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In our element – Sir Ken Robinson

Sir Ken Robinson

I went to listen to Sir Ken Robinson last night at the Congress Centre, London. He was speaking about one of his great passions – education and the creativity that should be inherent in it. Following the recent White Paper on education, many working in the field have been dismayed if not horrified by the policy being put forward, particularly the English Baccalureate or E-BAC, which prioritises certain ‘academic subjects over creative ones. Following his talk there was a panel taking questions and it was a very interesting debate.

Here are some of the thoughts and comments which most stood out to me last night. Doubtless there will be more to come as I have time to reflect on what I heard… They are paraphrased, not direct quotes per se, but hopefully they communicate the meaning effectively enough.


There aren’t any purely academic subjects, just as there aren’t any purely creative ones. ANY subject can be approached in a academic or a creative way. If we continue to make this distinction we surrender the very ground we seek to occupy.


The education system we have now is based on a model which is over 150 years old and was conceived in a period of industrial revolution and manufacturing. Its Utility thinking. Therefore the subjects that are most valued are the ones in which you can get a ‘job’. Often children are told: ‘don’t do music, you won’t become a musician’ or ‘don’t do dance, you won’t be a dancer’. But no-one ever says: ‘don’t do maths, you won’t become a mathematician’. The value placed on subjects is related to their perceived ability to get you a job. But not everyone wants or would suit the kinds of jobs some of these subjects steer you towards. The ‘core’ subjects are useful; useful to get you a job. But the arts are different: they’re interesting but useless.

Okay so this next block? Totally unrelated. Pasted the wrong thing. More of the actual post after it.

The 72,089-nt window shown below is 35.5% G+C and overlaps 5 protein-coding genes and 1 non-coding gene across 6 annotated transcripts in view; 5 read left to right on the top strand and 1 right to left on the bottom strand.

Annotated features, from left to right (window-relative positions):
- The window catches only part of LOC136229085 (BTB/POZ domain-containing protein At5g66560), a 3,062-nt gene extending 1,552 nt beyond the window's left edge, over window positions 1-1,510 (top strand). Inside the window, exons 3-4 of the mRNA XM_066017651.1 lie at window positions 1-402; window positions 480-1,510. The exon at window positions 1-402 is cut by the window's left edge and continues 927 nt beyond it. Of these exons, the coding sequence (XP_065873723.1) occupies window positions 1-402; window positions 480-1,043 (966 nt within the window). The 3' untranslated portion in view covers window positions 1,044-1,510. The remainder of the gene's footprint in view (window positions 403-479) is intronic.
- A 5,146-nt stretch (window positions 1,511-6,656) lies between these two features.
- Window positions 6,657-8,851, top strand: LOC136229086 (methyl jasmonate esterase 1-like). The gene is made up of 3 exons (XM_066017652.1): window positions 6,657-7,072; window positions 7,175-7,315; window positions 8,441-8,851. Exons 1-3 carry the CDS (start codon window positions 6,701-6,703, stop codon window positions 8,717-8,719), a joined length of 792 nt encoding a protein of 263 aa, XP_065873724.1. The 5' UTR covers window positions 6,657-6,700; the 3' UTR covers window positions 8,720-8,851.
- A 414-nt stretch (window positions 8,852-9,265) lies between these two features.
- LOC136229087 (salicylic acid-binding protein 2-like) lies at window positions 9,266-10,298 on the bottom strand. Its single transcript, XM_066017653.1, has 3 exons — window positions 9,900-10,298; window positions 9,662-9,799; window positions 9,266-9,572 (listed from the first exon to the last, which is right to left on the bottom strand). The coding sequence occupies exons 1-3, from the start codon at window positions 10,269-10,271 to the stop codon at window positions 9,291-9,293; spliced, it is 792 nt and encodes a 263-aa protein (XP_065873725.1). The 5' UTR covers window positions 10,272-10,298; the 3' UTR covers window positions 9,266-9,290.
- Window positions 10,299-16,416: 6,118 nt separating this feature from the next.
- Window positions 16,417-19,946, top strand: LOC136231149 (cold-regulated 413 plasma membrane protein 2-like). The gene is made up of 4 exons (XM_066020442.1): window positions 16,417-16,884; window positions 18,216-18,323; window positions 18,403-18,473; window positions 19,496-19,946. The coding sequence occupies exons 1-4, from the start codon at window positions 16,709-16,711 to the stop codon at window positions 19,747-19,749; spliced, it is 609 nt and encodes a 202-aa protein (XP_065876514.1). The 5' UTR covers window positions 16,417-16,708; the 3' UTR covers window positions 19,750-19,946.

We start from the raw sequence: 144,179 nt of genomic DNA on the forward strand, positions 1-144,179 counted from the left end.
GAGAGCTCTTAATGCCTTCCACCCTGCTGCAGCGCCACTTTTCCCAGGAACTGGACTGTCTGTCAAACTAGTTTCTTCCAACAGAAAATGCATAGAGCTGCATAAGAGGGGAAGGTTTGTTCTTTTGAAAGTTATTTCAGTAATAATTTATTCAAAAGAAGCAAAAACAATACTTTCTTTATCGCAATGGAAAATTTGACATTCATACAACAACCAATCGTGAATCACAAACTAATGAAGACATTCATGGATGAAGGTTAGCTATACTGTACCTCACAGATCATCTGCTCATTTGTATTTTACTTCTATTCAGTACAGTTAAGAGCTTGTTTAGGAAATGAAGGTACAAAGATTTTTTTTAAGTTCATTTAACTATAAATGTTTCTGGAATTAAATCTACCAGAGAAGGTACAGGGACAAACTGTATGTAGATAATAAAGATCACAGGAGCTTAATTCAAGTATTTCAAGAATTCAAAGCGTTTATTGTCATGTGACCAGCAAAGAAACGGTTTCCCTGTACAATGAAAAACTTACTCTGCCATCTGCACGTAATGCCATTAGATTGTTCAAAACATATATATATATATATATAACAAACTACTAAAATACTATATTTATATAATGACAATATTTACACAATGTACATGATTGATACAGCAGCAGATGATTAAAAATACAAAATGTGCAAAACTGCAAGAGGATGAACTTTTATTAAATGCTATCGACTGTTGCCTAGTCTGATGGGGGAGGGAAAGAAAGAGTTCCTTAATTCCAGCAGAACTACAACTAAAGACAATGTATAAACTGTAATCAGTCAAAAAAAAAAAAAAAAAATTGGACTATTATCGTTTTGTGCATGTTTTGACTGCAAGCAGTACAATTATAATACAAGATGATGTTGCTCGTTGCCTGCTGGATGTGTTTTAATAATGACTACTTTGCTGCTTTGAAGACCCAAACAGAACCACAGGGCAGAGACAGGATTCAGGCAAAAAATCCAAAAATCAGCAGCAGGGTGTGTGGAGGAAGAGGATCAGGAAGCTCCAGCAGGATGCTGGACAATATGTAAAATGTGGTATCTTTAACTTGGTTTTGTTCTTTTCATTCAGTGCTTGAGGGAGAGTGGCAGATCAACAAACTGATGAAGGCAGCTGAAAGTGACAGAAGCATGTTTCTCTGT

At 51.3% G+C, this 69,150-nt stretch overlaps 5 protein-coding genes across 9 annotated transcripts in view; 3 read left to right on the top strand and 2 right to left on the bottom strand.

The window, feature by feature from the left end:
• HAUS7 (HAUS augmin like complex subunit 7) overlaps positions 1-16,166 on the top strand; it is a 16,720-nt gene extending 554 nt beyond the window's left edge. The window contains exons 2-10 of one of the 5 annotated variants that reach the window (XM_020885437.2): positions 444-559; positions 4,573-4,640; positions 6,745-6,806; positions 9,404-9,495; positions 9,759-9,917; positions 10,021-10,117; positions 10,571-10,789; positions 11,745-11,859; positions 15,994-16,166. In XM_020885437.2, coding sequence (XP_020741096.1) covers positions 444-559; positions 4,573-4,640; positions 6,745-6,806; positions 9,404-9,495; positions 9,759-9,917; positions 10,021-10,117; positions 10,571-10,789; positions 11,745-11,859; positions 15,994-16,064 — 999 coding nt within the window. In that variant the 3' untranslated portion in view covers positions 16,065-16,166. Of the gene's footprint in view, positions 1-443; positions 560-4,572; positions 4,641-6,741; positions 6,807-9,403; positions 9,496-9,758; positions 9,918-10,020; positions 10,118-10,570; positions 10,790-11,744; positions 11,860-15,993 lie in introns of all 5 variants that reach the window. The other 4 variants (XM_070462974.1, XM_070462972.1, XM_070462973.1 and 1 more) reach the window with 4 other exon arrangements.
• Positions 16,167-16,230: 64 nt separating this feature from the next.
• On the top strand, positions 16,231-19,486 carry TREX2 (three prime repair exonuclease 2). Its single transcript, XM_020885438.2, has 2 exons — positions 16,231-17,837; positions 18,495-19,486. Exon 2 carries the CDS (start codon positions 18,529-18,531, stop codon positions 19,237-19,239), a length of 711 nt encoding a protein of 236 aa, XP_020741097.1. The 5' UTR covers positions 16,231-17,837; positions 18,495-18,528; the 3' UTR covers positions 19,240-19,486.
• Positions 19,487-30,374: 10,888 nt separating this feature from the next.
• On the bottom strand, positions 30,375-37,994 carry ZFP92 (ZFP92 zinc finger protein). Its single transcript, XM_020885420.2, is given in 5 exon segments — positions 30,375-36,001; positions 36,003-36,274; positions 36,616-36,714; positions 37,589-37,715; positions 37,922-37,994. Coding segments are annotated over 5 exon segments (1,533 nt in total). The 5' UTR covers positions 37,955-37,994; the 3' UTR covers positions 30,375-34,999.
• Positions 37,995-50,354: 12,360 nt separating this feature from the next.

Going to University is still viewed by many as the pinnacle of Education. And whilst University is great, not everyone needs to go – or even wants to go. But that  thinking rather implies that anyone who doesn’t go is an ‘also-ran’.


If you’re doing something you’re tuned into, an hour seems like five minutes. And if its the other way round, five minutes seems like an hour. But if it resonates with you, it replenishes you – like a battery, it recharges your spirit. Its something in which you have a natural aptitude – being in your element. If you do something you love, you’ll never ‘work’ again.*

This fits in well with my own work on Spirituality-value, place & purpose


Culturally and economically we are living in a revolution. This is due to dramatic changes in technology and population growth/diversity. In the last ten years technology has changed profoundly. And we’re only in the beginning. Thus the challenge for Education couldn’t be greater! A growing coalition seeking to challenge the existing White Paper framework and offer an alternative which is more rounded, offers more options and values young people as individuals, rather than by-products of an educational process.



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